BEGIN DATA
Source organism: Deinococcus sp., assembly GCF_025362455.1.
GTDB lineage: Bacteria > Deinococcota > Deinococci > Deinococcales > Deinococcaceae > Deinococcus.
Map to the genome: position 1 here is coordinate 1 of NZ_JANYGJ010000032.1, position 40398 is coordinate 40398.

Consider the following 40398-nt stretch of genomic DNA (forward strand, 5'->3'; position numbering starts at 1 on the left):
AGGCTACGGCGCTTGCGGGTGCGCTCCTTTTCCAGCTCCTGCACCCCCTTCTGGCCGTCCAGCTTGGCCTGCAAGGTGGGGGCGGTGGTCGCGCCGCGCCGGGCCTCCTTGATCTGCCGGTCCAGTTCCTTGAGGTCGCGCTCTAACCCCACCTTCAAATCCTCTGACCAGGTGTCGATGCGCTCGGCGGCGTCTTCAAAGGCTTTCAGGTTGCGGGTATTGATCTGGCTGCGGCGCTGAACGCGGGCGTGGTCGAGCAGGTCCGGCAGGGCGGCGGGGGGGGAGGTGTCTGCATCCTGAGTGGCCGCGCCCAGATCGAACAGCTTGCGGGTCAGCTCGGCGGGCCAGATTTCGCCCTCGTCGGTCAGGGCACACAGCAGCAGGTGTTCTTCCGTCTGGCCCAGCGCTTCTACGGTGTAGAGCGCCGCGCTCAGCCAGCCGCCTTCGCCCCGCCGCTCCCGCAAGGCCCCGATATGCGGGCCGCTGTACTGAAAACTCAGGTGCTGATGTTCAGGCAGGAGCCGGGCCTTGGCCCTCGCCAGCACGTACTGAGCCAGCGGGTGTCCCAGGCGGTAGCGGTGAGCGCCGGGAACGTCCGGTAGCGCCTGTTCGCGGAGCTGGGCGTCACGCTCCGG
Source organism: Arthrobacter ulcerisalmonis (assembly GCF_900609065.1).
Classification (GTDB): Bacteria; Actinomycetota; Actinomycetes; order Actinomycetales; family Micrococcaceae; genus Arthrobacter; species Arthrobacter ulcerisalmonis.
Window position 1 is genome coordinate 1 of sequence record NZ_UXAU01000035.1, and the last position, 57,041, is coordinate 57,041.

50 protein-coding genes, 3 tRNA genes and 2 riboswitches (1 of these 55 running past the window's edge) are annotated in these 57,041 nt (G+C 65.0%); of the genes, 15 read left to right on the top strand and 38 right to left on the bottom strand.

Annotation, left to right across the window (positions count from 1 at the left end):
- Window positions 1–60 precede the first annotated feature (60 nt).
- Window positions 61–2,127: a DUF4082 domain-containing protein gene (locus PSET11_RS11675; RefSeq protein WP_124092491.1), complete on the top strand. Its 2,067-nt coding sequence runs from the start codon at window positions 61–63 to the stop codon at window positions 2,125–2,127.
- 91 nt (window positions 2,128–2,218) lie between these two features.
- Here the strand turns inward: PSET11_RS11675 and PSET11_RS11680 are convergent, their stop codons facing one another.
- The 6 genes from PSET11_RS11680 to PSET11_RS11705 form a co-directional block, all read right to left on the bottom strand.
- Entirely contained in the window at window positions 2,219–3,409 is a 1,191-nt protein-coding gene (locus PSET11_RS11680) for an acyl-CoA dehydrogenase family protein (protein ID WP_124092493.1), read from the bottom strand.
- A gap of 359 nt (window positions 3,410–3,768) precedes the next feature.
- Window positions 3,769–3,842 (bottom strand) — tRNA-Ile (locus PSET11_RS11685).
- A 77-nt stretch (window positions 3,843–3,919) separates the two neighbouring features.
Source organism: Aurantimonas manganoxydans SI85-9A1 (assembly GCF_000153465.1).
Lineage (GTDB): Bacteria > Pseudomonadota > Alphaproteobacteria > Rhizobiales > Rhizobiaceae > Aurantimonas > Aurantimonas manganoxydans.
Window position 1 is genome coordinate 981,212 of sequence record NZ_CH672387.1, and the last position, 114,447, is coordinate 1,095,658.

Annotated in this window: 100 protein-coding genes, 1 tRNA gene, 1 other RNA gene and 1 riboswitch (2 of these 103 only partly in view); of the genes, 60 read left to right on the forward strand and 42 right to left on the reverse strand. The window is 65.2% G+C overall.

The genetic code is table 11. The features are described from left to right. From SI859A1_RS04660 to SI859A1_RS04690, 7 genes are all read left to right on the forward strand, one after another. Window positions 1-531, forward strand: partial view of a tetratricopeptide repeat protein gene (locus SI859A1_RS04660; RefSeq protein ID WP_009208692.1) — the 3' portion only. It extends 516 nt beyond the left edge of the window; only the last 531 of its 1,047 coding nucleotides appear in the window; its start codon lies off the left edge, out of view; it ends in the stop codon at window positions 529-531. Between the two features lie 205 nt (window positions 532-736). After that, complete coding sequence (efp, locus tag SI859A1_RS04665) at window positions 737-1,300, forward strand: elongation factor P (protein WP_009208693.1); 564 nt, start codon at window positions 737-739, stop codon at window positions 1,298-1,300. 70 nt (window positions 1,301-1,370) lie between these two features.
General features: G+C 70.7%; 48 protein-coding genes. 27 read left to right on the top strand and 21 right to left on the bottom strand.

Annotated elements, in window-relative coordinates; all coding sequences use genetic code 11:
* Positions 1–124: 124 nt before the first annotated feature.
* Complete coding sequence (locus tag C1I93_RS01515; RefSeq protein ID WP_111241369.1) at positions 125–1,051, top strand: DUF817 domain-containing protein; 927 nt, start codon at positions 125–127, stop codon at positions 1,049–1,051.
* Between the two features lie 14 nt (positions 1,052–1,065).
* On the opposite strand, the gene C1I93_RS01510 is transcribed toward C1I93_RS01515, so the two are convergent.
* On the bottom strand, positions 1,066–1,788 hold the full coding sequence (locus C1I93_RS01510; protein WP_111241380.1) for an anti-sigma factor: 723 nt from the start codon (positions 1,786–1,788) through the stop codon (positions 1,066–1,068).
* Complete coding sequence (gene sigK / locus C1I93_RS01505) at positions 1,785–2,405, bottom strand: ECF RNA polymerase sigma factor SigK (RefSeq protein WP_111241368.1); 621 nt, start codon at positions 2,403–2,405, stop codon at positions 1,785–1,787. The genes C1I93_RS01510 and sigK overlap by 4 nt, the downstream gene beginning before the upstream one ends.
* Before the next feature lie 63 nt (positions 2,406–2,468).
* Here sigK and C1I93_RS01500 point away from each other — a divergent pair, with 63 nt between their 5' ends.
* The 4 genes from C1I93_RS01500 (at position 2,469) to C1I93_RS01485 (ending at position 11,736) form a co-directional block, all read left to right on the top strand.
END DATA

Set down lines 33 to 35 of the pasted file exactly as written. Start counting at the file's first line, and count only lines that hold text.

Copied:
* Before the next feature lie 63 nt (positions 2,406–2,468).
* Here sigK and C1I93_RS01500 point away from each other — a divergent pair, with 63 nt between their 5' ends.
* The 4 genes from C1I93_RS01500 (at position 2,469) to C1I93_RS01485 (ending at position 11,736) form a co-directional block, all read left to right on the top strand.